Saturday, 6 June 2015

Mustard Seed Faith

"I tell you the truth, if you had faith even as small as a mustard seed, you could say to this mountain, 'Move from here to there,' and it would move. Nothing would be impossible." (Matthew 17:20, NLT)

Faith is integral to the Christian life. It is our faith in Christ’s death and resurrection that saves us, not our good deeds. It is our faith that Jesus is coming again that gives us joy and hope. It is our faith that God is in control that ought to sustain us in times of trial. But what is faith?

Hebrews 11:1 describes faith as “confidence in what we hope for and assurance about what we do not see” (NLT). It is believing in and trusting God’s character, that He is who He says He is and that He will follow through with His promises. It is choosing to believe that He is in control even when His plans haven’t come to fruition yet. It is choosing to trust Him when all else seems hopeless.

Christ spoke the words of Matthew 17:20 after the disciples had been unable to cast out a demon in His name. When this text was written, the mustard seed was probably one of the smallest seeds known in the Middle East. Therefore, what Christ was ultimately saying to His disciples when He spoke those words was this: You were unable to cast out that demon because your faith is too small

I sometimes like to imagine what the disciples’ faces must have looked like after Christ made that comment. After all, they had given up homes, job security, family, and everything known to follow after Christ into the unknown. His disciples spent more time with Him than anyone else. They knew Jesus inside and out. They saw Him perform miracles, heal the sick, restore sight. They were His inner circle. If anyone had a reason to believe in Christ and the One who sent Him, it was them. If anyone had a reason to have faith in Him, it was them. Yet, despite being able to see, smell, hear, and touch Jesus, Christ accused His very disciples of lacking the necessary faith to heal and to cast out demons. I wonder if, after Jesus’ uttered those words, the disciples stood there in disbelief, mouths agape, eyes wide open, wondering how they, his inner circle, could possibly lack faith?

As I read this passage, I often think it was surely so much easier for the disciples to have faith because they experienced life with Christ tangibly every day. And yet, Jesus’ words indicate the exact opposite. In spite of His physical presence, the disciples still wavered in their belief. Peter’s lack of faith caused him to sink into the ocean. Thomas doubted Jesus’ resurrection, even when he saw His nail-scarred hands. Even experiencing Christ first hand wasn’t enough for the disciples. They still lacked faith.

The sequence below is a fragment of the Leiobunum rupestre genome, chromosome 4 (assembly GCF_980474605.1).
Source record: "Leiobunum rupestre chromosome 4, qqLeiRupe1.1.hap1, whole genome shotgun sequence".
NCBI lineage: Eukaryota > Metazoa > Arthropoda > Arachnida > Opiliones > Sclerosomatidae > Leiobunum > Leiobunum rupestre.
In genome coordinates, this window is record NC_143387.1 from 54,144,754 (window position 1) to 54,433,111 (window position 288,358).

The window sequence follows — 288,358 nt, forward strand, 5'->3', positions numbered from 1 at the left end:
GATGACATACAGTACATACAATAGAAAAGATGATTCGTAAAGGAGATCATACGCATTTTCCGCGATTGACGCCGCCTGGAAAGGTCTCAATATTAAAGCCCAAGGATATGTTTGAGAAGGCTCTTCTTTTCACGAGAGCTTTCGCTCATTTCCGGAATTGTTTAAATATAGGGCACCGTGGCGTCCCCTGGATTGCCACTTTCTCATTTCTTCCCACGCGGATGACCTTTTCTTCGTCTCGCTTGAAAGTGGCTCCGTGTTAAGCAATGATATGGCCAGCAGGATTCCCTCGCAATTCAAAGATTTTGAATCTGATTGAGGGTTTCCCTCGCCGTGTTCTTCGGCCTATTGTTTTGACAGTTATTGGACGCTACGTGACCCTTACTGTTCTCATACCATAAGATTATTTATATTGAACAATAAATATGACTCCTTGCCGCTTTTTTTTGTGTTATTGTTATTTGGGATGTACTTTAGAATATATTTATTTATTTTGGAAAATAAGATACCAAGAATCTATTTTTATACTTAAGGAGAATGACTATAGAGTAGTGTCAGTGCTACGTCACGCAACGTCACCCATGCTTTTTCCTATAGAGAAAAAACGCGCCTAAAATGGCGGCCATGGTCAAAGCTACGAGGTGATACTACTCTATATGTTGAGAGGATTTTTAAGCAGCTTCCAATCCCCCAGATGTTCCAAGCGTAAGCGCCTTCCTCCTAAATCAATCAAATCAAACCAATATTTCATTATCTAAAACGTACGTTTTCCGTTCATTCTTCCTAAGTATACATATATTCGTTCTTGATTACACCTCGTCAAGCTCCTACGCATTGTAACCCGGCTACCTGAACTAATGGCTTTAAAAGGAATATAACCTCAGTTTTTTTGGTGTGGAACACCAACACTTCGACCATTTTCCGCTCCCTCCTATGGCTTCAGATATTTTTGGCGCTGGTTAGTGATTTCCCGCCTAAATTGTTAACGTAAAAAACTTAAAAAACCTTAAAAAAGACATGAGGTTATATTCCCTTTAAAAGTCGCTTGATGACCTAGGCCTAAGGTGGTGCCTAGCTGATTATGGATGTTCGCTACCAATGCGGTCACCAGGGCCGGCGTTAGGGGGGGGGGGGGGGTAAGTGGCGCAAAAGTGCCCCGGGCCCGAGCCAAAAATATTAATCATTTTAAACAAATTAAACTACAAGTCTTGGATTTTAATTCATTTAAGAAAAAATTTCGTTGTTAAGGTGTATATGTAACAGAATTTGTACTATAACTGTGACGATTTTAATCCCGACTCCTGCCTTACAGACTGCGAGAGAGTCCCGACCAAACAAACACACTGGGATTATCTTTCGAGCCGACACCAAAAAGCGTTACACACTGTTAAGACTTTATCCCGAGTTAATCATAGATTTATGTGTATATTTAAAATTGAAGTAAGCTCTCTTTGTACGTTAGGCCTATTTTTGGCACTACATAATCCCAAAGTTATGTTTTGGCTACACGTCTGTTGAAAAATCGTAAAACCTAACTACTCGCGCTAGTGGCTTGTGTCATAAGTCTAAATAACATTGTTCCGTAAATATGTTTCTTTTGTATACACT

Then how much faith is enough? 

Have you ever seen a mustard seed? Years ago, I was given a small jar with the tiniest black seed inside. Along with the jar was a card with Matthew 17:20 penned beautifully on the cover. At the time, I was going through a particularly difficult struggle and a dear friend took it upon herself to remind me that in times such as those, I needed to have faith. Faith the size of a mustard seed. It seems like such a small amount, yet, I suspect for most of us, faith the size of that miniscule seed is elusive.

Fast forward twenty years or so. I’ve long since misplaced the tiny jar containing that precious seed. But I’ve never lost sight of that verse, often re-reading it when the changing seasons of life left me feeling like I was being tossed about like a grain of sand in the ocean swells. Every time I start to sink, I am reminded that faith is what will keep me afloat. Faith is what propels me to keep going when life just doesn’t seem fair. Faith is what I cling to when fear or uncertainty threaten to overwhelm me. Faith is believing that God really does love me, His child, even when I feel unlovable.

Faith even as small as a mustard seed is what I desire for my own life. Faith is what my husband and I ask God to bless our children with. Faith in Christ is the root from which all else will flourish. When all is said and done, I long for Timothy’s words to be my own: “I have fought the good fight, I have finished the race, I have kept the faith” (2 Timothy 4:7, ESV). I’m not there yet. In fact, I still have a very long way to go. My faith is small, but my desire to become more and more like Christ is strong.

May He increase my faith and yours!